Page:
For folks that don't really know what you do at MCLA, can you break down what exactly it is that you do for the college?

Sure. I work in in the grants field. So often I am able to secure funding. That's through a proposal development process. Then it's to implement those projects with leaders across the college. And then we have fiscal responsibilities of doing drawdowns, reporting, and then, of course, the closeout of any project and grant proposal.

Last year North Adams joined the nation in a rigorous and at times emotional debate about race and equity in our communities. What were your takeaways from the very public conversation around Black Lives Matter in 2020?

I think that conversation has been one of great reflection. And thinking about it over the past year, it not only happened during the pandemic, which completely upended our lives, but it really gave us a chance to talk to one another, to examine, and often to take action when we witnessed those racist events. I think the city is doing a great job with its IDEA [Inclusion, Diversity, Equity and Access] committee. And I look forward to doing what I can to confront racism and inequality in our community.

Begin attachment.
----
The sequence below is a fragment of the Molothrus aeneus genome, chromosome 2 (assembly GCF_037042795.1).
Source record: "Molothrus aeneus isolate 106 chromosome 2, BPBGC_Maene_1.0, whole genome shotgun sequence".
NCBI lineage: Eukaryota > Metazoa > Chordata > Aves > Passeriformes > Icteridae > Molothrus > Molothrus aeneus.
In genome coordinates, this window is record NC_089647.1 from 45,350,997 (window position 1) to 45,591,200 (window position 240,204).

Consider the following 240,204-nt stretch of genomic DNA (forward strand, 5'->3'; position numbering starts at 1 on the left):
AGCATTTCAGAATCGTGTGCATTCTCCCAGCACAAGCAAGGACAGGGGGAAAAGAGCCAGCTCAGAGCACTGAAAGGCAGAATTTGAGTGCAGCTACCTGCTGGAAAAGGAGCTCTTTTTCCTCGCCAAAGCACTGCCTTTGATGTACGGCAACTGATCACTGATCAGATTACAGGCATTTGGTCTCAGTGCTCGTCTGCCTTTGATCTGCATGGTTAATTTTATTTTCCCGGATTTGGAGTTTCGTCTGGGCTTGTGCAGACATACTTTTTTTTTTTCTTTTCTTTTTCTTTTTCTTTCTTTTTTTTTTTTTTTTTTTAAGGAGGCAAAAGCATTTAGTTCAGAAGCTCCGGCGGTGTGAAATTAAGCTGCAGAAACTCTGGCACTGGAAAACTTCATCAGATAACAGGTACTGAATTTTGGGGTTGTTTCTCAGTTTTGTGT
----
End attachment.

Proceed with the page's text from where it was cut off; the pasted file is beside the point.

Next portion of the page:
We're getting towards the end of the tenure of Tom Bernard. Can you give me your thoughts on Mr. Bernard’s legacy as mayor of North Adams? Are there things you'd like to continue from his time in office or things that you think he could have addressed more directly or didn't address at all over the last few years?

Well, I think Mayor Bernard did do a remarkable job getting us through this past year. He had to make decisions that were often not popular. But we're in the best interest of our public health. So I admire Mayor Bernard for making a lot of those decisions and keeping us informed. I do think there may have been projects that were shelved during the pandemic. So I do look forward to learning more from Mayor Bernard and determining which of those projects may still be in the pipeline, and which are worthy to bring forward now with the coronavirus mostly behind us.